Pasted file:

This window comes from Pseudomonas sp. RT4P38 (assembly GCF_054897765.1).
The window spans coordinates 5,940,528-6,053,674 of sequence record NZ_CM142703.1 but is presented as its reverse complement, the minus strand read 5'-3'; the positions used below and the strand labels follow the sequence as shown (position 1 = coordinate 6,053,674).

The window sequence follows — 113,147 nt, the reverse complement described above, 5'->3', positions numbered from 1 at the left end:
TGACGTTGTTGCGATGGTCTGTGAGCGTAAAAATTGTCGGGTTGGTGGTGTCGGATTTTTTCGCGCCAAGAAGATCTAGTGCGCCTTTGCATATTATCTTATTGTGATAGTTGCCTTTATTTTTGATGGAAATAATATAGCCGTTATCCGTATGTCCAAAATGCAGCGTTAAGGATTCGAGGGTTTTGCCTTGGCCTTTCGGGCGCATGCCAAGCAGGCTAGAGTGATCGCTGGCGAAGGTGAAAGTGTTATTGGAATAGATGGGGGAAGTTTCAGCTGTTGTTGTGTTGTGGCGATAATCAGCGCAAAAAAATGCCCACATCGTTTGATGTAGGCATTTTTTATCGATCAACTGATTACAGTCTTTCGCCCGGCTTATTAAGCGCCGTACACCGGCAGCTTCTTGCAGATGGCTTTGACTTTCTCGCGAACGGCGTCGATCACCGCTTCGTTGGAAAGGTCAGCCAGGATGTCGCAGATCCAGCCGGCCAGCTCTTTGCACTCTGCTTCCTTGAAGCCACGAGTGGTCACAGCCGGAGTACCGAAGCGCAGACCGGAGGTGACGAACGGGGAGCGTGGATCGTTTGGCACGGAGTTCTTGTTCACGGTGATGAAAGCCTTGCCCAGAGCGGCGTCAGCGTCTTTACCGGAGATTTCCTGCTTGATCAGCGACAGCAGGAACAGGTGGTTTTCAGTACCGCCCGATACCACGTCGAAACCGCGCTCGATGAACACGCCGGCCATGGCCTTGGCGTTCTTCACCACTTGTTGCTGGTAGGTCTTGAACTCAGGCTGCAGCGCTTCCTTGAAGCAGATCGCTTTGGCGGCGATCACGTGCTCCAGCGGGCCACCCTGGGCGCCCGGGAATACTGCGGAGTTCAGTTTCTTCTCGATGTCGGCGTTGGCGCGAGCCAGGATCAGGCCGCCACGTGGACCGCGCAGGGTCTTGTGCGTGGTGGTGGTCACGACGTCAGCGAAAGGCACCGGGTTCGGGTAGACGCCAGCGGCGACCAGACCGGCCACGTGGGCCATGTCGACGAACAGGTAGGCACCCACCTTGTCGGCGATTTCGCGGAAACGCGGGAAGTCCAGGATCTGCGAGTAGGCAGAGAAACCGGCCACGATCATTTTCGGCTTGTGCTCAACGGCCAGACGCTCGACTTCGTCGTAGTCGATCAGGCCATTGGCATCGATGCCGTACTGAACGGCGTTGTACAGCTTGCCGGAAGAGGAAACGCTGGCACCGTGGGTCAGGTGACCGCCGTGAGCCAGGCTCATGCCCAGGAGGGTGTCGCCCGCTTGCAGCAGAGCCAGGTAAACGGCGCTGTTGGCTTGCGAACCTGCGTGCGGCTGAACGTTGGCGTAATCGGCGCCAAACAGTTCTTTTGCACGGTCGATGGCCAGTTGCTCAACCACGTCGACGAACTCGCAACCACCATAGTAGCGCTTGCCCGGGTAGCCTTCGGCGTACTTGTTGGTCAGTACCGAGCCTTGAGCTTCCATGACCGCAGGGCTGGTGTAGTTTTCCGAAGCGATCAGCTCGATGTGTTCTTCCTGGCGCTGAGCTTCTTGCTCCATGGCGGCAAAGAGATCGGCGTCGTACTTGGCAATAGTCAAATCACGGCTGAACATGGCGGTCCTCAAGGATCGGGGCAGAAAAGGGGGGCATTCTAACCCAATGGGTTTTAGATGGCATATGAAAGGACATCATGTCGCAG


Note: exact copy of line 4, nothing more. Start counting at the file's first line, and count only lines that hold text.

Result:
TGACGTTGTTGCGATGGTCTGTGAGCGTAAAAATTGTCGGGTTGGTGGTGTCGGATTTTTTCGCGCCAAGAAGATCTAGTGCGCCTTTGCATATTATCTTATTGTGATAGTTGCCTTTATTTTTGATGGAAATAATATAGCCGTTATCCGTATGTCCAAAATGCAGCGTTAAGGATTCGAGGGTTTTGCCTTGGCCTTTCGGGCGCATGCCAAGCAGGCTAGAGTGATCGCTGGCGAAGGTGAAAGTGTTATTGGAATAGATGGGGGAAGTTTCAGCTGTTGTTGTGTTGTGGCGATAATCAGCGCAAAAAAATGCCCACATCGTTTGATGTAGGCATTTTTTATCGATCAACTGATTACAGTCTTTCGCCCGGCTTATTAAGCGCCGTACACCGGCAGCTTCTTGCAGATGGCTTTGACTTTCTCGCGAACGGCGTCGATCACCGCTTCGTTGGAAAGGTCAGCCAGGATGTCGCAGATCCAGCCGGCCAGCTCTTTGCACTCTGCTTCCTTGAAGCCACGAGTGGTCACAGCCGGAGTACCGAAGCGCAGACCGGAGGTGACGAACGGGGAGCGTGGATCGTTTGGCACGGAGTTCTTGTTCACGGTGATGAAAGCCTTGCCCAGAGCGGCGTCAGCGTCTTTACCGGAGATTTCCTGCTTGATCAGCGACAGCAGGAACAGGTGGTTTTCAGTACCGCCCGATACCACGTCGAAACCGCGCTCGATGAACACGCCGGCCATGGCCTTGGCGTTCTTCACCACTTGTTGCTGGTAGGTCTTGAACTCAGGCTGCAGCGCTTCCTTGAAGCAGATCGCTTTGGCGGCGATCACGTGCTCCAGCGGGCCACCCTGGGCGCCCGGGAATACTGCGGAGTTCAGTTTCTTCTCGATGTCGGCGTTGGCGCGAGCCAGGATCAGGCCGCCACGTGGACCGCGCAGGGTCTTGTGCGTGGTGGTGGTCACGACGTCAGCGAAAGGCACCGGGTTCGGGTAGACGCCAGCGGCGACCAGACCGGCCACGTGGGCCATGTCGACGAACAGGTAGGCACCCACCTTGTCGGCGATTTCGCGGAAACGCGGGAAGTCCAGGATCTGCGAGTAGGCAGAGAAACCGGCCACGATCATTTTCGGCTTGTGCTCAACGGCCAGACGCTCGACTTCGTCGTAGTCGATCAGGCCATTGGCATCGATGCCGTACTGAACGGCGTTGTACAGCTTGCCGGAAGAGGAAACGCTGGCACCGTGGGTCAGGTGACCGCCGTGAGCCAGGCTCATGCCCAGGAGGGTGTCGCCCGCTTGCAGCAGAGCCAGGTAAACGGCGCTGTTGGCTTGCGAACCTGCGTGCGGCTGAACGTTGGCGTAATCGGCGCCAAACAGTTCTTTTGCACGGTCGATGGCCAGTTGCTCAACCACGTCGACGAACTCGCAACCACCATAGTAGCGCTTGCCCGGGTAGCCTTCGGCGTACTTGTTGGTCAGTACCGAGCCTTGAGCTTCCATGACCGCAGGGCTGGTGTAGTTTTCCGAAGCGATCAGCTCGATGTGTTCTTCCTGGCGCTGAGCTTCTTGCTCCATGGCGGCAAAGAGATCGGCGTCGTACTTGGCAATAGTCAAATCACGGCTGAACATGGCGGTCCTCAAGGATCGGGGCAGAAAAGGGGGGCATTCTAACCCAATGGGTTTTAGATGGCATATGAAAGGACATCATGTCGCAG